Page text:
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Physics - Conceptual Physics or Apologia, opinions please

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I am considering having my dd do a Physics course. I am considering either Conceptual Physics or Apologia? Would like opinion. If you have used Conceptual Physics, which one did you use (there are numerous books out there) and where did you purchase it from. Are there other books (workbooks, tm) that you need also.

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I believe those physics programs would be quite different from one another. Apologia will need a much higher level of math than CP. I haven't used Apologia Physics, but have looked at it (and I'm not an Apologia fan).


CP is a more fun, hands-on approach to physics. It puts physics into the context of the everyday world. I taught CP 2 years ago in our co-op (30 students ranging in age from 8th grade to 12th grade). It was a blast. It builds the foundation for the student to understand chemistry and biology.


I think a student who uses CP is at a definite advantage when taking a more rigorous trig based physics later. He has learned the basic concepts and has seen how those concepts affect his life and his world. My 8th grader took the class and I intend to have him take a trig based physics as an upper level high schooler.


We used Hewitt's Conceptual Physics: A High School Physics Program (3rd edition?). You can get a student book as well as a teachers manual - I just searched the online book sellers (half.com, amazon, bestbookbuys.com). I used both. I did purchase the lab book that goes with the program and was able to use some of the labs. Some of them I had to customize because we didn't have the equipment required. There is a website devoted to this text also and lots of helps on the internet. I never ran out of experiments or demos!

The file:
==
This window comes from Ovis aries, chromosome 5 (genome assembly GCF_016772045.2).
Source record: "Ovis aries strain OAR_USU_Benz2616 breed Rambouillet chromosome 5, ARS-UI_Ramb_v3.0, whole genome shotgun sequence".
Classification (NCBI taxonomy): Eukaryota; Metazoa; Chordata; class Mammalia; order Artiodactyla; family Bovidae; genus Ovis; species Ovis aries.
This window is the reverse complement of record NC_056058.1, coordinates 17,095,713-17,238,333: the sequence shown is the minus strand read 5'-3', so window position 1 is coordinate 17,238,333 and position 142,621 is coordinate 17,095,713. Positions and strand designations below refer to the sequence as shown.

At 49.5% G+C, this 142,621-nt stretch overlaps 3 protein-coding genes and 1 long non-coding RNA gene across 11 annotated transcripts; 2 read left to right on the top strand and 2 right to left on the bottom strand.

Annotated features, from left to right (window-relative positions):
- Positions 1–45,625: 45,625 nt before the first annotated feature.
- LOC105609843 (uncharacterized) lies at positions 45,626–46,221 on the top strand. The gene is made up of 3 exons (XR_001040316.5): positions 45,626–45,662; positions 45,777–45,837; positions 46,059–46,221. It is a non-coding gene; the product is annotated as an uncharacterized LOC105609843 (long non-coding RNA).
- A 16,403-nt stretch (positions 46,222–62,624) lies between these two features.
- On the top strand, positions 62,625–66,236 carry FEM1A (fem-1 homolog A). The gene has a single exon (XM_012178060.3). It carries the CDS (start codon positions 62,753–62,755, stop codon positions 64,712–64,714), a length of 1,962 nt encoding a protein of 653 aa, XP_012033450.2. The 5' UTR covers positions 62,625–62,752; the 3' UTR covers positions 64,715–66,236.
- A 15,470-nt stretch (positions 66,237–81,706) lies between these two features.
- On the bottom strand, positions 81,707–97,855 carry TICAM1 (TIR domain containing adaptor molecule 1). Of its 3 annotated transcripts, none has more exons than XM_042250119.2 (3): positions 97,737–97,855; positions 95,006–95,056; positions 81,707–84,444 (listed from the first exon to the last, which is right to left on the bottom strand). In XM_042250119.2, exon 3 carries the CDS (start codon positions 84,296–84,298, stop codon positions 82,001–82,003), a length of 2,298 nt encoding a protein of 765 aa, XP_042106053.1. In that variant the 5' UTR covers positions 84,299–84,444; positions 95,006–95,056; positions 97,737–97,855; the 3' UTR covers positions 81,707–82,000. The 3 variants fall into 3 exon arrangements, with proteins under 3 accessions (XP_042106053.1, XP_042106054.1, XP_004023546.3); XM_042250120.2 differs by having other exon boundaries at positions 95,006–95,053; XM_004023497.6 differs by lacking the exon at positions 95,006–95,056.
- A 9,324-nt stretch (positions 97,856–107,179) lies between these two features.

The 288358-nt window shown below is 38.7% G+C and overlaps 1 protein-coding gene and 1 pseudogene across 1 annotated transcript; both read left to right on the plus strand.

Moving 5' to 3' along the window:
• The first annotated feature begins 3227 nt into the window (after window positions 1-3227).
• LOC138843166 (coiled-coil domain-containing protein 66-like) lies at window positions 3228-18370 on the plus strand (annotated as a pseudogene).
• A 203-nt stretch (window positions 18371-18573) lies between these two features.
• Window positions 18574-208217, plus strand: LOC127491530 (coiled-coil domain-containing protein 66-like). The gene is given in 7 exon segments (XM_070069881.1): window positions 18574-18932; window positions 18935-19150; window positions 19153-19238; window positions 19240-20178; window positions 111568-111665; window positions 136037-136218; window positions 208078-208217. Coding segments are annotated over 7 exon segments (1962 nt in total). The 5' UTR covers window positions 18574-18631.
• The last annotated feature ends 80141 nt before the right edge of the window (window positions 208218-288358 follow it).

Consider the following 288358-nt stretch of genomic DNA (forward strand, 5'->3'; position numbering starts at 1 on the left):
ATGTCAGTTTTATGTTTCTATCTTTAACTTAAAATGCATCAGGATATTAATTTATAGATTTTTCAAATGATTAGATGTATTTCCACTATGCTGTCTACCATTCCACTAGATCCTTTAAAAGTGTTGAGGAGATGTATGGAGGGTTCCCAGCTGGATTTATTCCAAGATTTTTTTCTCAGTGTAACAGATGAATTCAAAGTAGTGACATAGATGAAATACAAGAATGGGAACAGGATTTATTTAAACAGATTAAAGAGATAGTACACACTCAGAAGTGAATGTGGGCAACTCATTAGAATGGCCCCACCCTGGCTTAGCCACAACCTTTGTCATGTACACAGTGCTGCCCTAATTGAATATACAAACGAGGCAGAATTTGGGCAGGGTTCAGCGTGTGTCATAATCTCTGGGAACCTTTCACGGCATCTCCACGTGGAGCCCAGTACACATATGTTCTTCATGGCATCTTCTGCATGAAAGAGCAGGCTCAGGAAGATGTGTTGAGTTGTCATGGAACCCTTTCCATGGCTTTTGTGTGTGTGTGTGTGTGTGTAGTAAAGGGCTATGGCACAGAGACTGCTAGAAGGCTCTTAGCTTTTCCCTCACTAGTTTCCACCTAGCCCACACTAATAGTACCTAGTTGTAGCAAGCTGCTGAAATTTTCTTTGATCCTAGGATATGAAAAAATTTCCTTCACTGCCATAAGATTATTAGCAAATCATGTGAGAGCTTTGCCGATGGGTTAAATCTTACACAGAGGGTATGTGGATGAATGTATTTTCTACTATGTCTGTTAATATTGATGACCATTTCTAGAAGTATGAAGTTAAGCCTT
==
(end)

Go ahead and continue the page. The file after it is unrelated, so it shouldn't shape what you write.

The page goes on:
The Teaching Company has a physics series that utilizes Hewitt's books which is very good.

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I think it would depend on the student. A very good science student could probably work independently. It also depends on what you want to really accomplish in the course. Perhaps it would work best to have a video program that utilizes this book so that she does have some sort of teacher.


From what I experienced with our co-op, the kids can get lost easily. And, once lost, they just give up and believe that "physics is too hard for me". The demonstrations and hands-on activities are a vital part of this program, IMO.


Here's a link to the publishers site about the book: http://phcatalog.pearson.com/program_single.cfm?site_id=6&discipline_id=808&subarea_id=5384&program_id=18281

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This site has video clips that are organized by textbook, including Conceptual Physics 10th edition. http://www.hippocampus.org/?select-textbook=67


Click on physics on the left, and then at least a couple of the physics submenus will include Conceptual physics.


Next year, we plan to use Conceptual Physics 5th edition w/Instructor's manual. This is the college version. I've heard it is quite similar to the high school version, but it has the addition of a chapter on relativity and astrophysics. I went with the edition for which I could get both a student and instructor set for a decent price.

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